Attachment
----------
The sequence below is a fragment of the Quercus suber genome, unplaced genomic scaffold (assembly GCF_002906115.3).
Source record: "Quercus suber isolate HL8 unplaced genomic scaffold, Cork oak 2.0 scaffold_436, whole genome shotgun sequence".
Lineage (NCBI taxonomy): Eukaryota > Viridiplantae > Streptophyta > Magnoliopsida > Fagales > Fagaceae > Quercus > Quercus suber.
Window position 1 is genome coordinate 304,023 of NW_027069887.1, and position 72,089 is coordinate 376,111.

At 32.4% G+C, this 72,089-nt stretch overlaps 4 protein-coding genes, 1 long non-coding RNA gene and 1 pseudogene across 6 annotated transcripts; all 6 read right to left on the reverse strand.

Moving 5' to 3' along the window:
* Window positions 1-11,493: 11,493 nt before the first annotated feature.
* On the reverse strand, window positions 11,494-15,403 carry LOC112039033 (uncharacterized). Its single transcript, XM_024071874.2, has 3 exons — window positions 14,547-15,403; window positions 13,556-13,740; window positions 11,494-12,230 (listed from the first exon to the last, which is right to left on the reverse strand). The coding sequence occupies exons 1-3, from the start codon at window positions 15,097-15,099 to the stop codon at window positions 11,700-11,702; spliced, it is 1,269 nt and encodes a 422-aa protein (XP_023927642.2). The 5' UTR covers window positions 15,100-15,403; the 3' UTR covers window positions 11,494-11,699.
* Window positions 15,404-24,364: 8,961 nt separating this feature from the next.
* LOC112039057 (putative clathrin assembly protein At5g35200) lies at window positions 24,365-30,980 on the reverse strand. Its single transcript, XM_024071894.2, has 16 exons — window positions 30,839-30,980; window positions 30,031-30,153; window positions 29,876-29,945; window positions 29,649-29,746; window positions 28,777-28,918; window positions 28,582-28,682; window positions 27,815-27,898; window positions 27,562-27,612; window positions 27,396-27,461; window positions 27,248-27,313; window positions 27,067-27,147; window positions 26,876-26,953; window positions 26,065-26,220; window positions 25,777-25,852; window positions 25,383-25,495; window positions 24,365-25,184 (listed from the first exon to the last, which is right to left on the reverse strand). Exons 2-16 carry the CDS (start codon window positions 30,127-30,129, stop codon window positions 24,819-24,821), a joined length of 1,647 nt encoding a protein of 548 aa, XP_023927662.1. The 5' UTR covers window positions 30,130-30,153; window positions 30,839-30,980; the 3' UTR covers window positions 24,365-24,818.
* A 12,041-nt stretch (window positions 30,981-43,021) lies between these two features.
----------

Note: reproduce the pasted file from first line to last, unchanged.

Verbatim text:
The sequence below is a fragment of the Quercus suber genome, unplaced genomic scaffold (assembly GCF_002906115.3).
Source record: "Quercus suber isolate HL8 unplaced genomic scaffold, Cork oak 2.0 scaffold_436, whole genome shotgun sequence".
Lineage (NCBI taxonomy): Eukaryota > Viridiplantae > Streptophyta > Magnoliopsida > Fagales > Fagaceae > Quercus > Quercus suber.
Window position 1 is genome coordinate 304,023 of NW_027069887.1, and position 72,089 is coordinate 376,111.

At 32.4% G+C, this 72,089-nt stretch overlaps 4 protein-coding genes, 1 long non-coding RNA gene and 1 pseudogene across 6 annotated transcripts; all 6 read right to left on the reverse strand.

Moving 5' to 3' along the window:
* Window positions 1-11,493: 11,493 nt before the first annotated feature.
* On the reverse strand, window positions 11,494-15,403 carry LOC112039033 (uncharacterized). Its single transcript, XM_024071874.2, has 3 exons — window positions 14,547-15,403; window positions 13,556-13,740; window positions 11,494-12,230 (listed from the first exon to the last, which is right to left on the reverse strand). The coding sequence occupies exons 1-3, from the start codon at window positions 15,097-15,099 to the stop codon at window positions 11,700-11,702; spliced, it is 1,269 nt and encodes a 422-aa protein (XP_023927642.2). The 5' UTR covers window positions 15,100-15,403; the 3' UTR covers window positions 11,494-11,699.
* Window positions 15,404-24,364: 8,961 nt separating this feature from the next.
* LOC112039057 (putative clathrin assembly protein At5g35200) lies at window positions 24,365-30,980 on the reverse strand. Its single transcript, XM_024071894.2, has 16 exons — window positions 30,839-30,980; window positions 30,031-30,153; window positions 29,876-29,945; window positions 29,649-29,746; window positions 28,777-28,918; window positions 28,582-28,682; window positions 27,815-27,898; window positions 27,562-27,612; window positions 27,396-27,461; window positions 27,248-27,313; window positions 27,067-27,147; window positions 26,876-26,953; window positions 26,065-26,220; window positions 25,777-25,852; window positions 25,383-25,495; window positions 24,365-25,184 (listed from the first exon to the last, which is right to left on the reverse strand). Exons 2-16 carry the CDS (start codon window positions 30,127-30,129, stop codon window positions 24,819-24,821), a joined length of 1,647 nt encoding a protein of 548 aa, XP_023927662.1. The 5' UTR covers window positions 30,130-30,153; window positions 30,839-30,980; the 3' UTR covers window positions 24,365-24,818.
* A 12,041-nt stretch (window positions 30,981-43,021) lies between these two features.